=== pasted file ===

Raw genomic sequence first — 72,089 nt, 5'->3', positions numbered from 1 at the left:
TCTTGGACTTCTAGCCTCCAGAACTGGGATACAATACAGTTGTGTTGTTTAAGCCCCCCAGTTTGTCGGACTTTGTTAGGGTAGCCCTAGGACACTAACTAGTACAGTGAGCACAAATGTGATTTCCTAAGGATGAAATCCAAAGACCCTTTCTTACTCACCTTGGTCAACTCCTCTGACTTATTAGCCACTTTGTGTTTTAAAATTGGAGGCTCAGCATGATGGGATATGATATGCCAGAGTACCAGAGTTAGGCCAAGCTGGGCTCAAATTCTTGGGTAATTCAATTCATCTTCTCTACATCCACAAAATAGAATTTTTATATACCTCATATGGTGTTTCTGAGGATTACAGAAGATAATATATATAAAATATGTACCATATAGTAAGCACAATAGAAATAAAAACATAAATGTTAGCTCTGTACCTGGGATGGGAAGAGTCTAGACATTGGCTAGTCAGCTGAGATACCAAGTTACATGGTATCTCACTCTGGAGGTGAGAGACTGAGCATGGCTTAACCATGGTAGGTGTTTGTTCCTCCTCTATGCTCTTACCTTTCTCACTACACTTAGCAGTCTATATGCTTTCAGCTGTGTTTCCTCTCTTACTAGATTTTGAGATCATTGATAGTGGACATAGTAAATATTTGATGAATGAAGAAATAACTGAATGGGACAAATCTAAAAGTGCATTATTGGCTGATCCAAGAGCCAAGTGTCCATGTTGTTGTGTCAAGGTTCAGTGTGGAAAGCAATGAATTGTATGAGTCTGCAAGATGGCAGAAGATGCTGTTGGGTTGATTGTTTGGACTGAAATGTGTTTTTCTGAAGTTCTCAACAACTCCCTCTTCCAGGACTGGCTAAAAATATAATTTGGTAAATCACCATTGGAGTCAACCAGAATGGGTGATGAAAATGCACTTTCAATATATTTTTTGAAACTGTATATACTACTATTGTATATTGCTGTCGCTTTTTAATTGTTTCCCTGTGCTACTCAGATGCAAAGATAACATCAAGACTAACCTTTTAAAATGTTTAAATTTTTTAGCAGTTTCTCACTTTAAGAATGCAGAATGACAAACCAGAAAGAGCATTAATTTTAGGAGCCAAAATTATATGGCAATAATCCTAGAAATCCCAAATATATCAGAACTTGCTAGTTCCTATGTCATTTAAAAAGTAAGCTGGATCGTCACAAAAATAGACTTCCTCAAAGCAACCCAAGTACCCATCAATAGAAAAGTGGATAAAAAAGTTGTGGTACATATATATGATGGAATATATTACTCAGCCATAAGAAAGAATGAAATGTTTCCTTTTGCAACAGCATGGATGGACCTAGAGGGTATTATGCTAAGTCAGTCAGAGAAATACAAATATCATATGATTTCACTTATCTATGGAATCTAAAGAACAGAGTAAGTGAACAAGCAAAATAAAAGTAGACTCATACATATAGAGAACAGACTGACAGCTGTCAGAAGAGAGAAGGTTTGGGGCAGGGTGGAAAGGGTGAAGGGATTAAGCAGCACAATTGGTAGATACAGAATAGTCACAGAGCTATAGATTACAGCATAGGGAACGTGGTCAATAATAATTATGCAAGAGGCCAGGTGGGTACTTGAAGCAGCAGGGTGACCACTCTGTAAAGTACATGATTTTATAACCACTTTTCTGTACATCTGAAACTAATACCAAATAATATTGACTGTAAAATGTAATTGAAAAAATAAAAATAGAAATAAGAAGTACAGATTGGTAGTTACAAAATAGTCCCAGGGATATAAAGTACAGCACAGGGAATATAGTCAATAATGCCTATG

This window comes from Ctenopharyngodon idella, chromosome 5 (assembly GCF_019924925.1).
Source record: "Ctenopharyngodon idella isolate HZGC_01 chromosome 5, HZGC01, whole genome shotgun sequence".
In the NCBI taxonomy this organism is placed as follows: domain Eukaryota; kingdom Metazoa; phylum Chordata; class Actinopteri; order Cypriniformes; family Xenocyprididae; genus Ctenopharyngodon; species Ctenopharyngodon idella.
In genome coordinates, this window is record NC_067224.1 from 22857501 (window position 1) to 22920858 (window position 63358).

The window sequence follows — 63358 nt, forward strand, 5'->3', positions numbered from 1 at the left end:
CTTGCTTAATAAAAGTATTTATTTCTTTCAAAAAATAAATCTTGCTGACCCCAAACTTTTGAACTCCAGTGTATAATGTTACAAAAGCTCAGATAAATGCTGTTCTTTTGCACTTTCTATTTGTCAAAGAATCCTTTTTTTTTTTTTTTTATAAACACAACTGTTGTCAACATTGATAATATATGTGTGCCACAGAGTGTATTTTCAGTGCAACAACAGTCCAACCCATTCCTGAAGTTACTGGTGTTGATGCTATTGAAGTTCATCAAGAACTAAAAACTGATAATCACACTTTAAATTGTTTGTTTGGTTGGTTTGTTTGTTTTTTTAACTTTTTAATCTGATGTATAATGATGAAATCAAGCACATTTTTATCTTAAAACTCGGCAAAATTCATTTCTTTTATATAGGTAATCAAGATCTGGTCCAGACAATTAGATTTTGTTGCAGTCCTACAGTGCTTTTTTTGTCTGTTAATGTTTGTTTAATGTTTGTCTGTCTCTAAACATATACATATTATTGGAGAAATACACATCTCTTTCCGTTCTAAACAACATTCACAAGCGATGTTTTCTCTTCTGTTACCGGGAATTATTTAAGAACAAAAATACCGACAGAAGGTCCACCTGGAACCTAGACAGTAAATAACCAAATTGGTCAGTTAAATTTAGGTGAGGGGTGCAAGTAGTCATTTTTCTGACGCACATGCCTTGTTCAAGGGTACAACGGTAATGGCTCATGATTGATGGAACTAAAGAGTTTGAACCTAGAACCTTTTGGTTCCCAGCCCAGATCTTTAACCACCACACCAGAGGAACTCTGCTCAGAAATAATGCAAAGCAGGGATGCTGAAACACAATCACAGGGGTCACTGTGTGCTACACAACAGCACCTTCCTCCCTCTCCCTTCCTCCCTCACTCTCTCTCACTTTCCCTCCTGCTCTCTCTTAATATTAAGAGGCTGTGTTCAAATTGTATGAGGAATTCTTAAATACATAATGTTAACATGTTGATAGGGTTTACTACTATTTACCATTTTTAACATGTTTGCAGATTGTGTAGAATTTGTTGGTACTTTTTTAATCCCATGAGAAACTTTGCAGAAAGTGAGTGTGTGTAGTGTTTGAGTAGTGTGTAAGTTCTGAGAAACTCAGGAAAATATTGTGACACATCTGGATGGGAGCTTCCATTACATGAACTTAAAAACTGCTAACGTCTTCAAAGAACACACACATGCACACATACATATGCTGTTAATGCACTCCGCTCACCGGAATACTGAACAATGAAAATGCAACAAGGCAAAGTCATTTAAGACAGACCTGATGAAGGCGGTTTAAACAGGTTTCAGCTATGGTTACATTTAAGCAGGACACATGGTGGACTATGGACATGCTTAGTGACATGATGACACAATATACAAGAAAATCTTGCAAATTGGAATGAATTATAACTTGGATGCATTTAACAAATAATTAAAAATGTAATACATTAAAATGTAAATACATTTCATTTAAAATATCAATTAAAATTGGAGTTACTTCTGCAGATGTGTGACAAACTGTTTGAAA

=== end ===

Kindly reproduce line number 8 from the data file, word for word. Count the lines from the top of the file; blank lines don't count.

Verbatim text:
CTTGCTTAATAAAAGTATTTATTTCTTTCAAAAAATAAATCTTGCTGACCCCAAACTTTTGAACTCCAGTGTATAATGTTACAAAAGCTCAGATAAATGCTGTTCTTTTGCACTTTCTATTTGTCAAAGAATCCTTTTTTTTTTTTTTTTATAAACACAACTGTTGTCAACATTGATAATATATGTGTGCCACAGAGTGTATTTTCAGTGCAACAACAGTCCAACCCATTCCTGAAGTTACTGGTGTTGATGCTATTGAAGTTCATCAAGAACTAAAAACTGATAATCACACTTTAAATTGTTTGTTTGGTTGGTTTGTTTGTTTTTTTAACTTTTTAATCTGATGTATAATGATGAAATCAAGCACATTTTTATCTTAAAACTCGGCAAAATTCATTTCTTTTATATAGGTAATCAAGATCTGGTCCAGACAATTAGATTTTGTTGCAGTCCTACAGTGCTTTTTTTGTCTGTTAATGTTTGTTTAATGTTTGTCTGTCTCTAAACATATACATATTATTGGAGAAATACACATCTCTTTCCGTTCTAAACAACATTCACAAGCGATGTTTTCTCTTCTGTTACCGGGAATTATTTAAGAACAAAAATACCGACAGAAGGTCCACCTGGAACCTAGACAGTAAATAACCAAATTGGTCAGTTAAATTTAGGTGAGGGGTGCAAGTAGTCATTTTTCTGACGCACATGCCTTGTTCAAGGGTACAACGGTAATGGCTCATGATTGATGGAACTAAAGAGTTTGAACCTAGAACCTTTTGGTTCCCAGCCCAGATCTTTAACCACCACACCAGAGGAACTCTGCTCAGAAATAATGCAAAGCAGGGATGCTGAAACACAATCACAGGGGTCACTGTGTGCTACACAACAGCACCTTCCTCCCTCTCCCTTCCTCCCTCACTCTCTCTCACTTTCCCTCCTGCTCTCTCTTAATATTAAGAGGCTGTGTTCAAATTGTATGAGGAATTCTTAAATACATAATGTTAACATGTTGATAGGGTTTACTACTATTTACCATTTTTAACATGTTTGCAGATTGTGTAGAATTTGTTGGTACTTTTTTAATCCCATGAGAAACTTTGCAGAAAGTGAGTGTGTGTAGTGTTTGAGTAGTGTGTAAGTTCTGAGAAACTCAGGAAAATATTGTGACACATCTGGATGGGAGCTTCCATTACATGAACTTAAAAACTGCTAACGTCTTCAAAGAACACACACATGCACACATACATATGCTGTTAATGCACTCCGCTCACCGGAATACTGAACAATGAAAATGCAACAAGGCAAAGTCATTTAAGACAGACCTGATGAAGGCGGTTTAAACAGGTTTCAGCTATGGTTACATTTAAGCAGGACACATGGTGGACTATGGACATGCTTAGTGACATGATGACACAATATACAAGAAAATCTTGCAAATTGGAATGAATTATAACTTGGATGCATTTAACAAATAATTAAAAATGTAATACATTAAAATGTAAATACATTTCATTTAAAATATCAATTAAAATTGGAGTTACTTCTGCAGATGTGTGACAAACTGTTTGAAA